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I have a counter in my embedded system with f = 64 Mhz.

let's say its read value is $cnt_i$ where $i$ is the index of the time I sampled it. $$\Delta = cnt_{i+1} -cnt_i$$

let's say I take $\Delta^{'} = \Delta/64 = \Delta >>6$ where $>>$ is shift right operator.

I understand that the value of the actual counter now is equivalent to 1 Mhz but How can I show that.

$\Delta^{'} = \Delta/64 $ $[\Delta^{'}]_{sec} = \frac{\Delta}{64Mhz}*\frac{1}{64}$

but it is exactly the opposite, what do I miss?

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The last equation you have doesn't really make any sense. The relationship is straightforward: if you have a counter incrementing at 64 MHz and divide it by a factor of 64, then the result will be a counter that increments at 1 MHz. For every 64 ticks of the original counter, the divided one increments by one. –  Jason R Feb 18 '13 at 14:22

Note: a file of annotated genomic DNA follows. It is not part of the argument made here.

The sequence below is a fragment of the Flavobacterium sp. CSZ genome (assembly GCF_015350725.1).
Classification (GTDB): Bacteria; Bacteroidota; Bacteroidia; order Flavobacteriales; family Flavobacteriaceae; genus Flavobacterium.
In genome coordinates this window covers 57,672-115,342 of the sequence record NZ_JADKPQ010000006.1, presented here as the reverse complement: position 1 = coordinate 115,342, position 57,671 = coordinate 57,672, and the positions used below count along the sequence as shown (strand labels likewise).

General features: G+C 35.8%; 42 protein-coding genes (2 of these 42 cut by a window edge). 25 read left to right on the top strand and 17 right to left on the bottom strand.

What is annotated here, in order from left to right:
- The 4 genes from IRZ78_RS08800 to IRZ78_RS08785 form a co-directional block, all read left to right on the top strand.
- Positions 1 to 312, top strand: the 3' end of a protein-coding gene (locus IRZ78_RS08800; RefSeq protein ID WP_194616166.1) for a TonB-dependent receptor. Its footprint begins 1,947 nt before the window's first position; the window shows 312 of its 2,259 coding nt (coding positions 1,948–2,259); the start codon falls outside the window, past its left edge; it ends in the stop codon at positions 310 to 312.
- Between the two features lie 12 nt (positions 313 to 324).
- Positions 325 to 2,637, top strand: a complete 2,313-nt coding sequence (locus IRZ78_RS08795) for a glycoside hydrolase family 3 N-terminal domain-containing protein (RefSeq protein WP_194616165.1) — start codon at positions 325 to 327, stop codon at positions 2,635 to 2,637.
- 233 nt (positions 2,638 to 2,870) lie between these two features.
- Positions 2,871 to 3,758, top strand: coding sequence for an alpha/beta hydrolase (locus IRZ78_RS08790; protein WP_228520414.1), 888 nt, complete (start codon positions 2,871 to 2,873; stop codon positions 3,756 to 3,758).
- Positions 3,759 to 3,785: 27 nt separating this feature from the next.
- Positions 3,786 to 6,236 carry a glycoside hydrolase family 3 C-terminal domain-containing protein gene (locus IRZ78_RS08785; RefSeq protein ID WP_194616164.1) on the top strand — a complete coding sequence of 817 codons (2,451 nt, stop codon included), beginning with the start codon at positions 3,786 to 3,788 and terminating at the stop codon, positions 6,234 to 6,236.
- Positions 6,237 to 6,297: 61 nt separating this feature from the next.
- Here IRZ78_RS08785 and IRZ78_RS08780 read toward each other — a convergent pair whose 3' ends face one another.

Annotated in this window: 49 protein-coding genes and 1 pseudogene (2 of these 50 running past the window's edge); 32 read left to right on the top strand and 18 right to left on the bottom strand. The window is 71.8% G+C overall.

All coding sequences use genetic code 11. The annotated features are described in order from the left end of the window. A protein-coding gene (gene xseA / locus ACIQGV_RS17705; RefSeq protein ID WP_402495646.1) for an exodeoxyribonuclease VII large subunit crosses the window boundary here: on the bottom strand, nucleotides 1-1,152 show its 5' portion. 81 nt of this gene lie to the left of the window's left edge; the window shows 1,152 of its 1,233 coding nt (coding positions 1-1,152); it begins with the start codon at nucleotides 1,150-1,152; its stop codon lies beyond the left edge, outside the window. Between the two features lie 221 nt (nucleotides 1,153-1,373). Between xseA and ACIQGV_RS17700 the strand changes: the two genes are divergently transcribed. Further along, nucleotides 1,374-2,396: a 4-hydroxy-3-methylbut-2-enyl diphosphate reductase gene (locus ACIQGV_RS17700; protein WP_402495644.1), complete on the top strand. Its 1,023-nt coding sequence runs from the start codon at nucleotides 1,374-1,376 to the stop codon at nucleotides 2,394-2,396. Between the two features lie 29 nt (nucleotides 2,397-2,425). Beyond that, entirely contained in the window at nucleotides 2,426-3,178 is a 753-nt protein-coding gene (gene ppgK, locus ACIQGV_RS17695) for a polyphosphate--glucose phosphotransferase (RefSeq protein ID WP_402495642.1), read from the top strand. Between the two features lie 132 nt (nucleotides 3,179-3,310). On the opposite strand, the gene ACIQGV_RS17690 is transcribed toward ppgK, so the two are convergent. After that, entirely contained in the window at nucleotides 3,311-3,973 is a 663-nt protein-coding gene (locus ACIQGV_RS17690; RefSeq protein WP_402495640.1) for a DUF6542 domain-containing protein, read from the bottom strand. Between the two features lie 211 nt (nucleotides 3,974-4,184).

@JasonR I understand it but how you show it mathematically ? –  0x90 Feb 22 '13 at 21:52

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In order to show that a counter is running at a specific frequency, you need to take two readings spaced at some known time period apart and then calculate how many ticks would occur in one second. Say that you take two measurements from a monotonically-increasing counter at times $t_1$ and $t_2$. Their difference is:

$$ \Delta C = C_{t_2} - C_{t_1} $$

You can calculate the frequency of the counter from the difference as follows:

$$ f = \frac{\text{number of ticks}}{\text{time period}} = \frac{\Delta C}{\Delta t} = \frac{C_{t_2} - C_{t_1}}{t_2 - t_1} $$

In your example, if you divide both counter values $C_{t_1}$ and $C_{t_2}$ by a factor of 64 (for instance, by right-shifting by 6 bits), then the above equation becomes:

$$ f = \frac{1}{64}\frac{C_{t_2} - C_{t_1}}{t_2 - t_1} $$

Therefore, the action of dividing the counter's output value by 64 has the likewise action of dividing its output frequency by the same factor.

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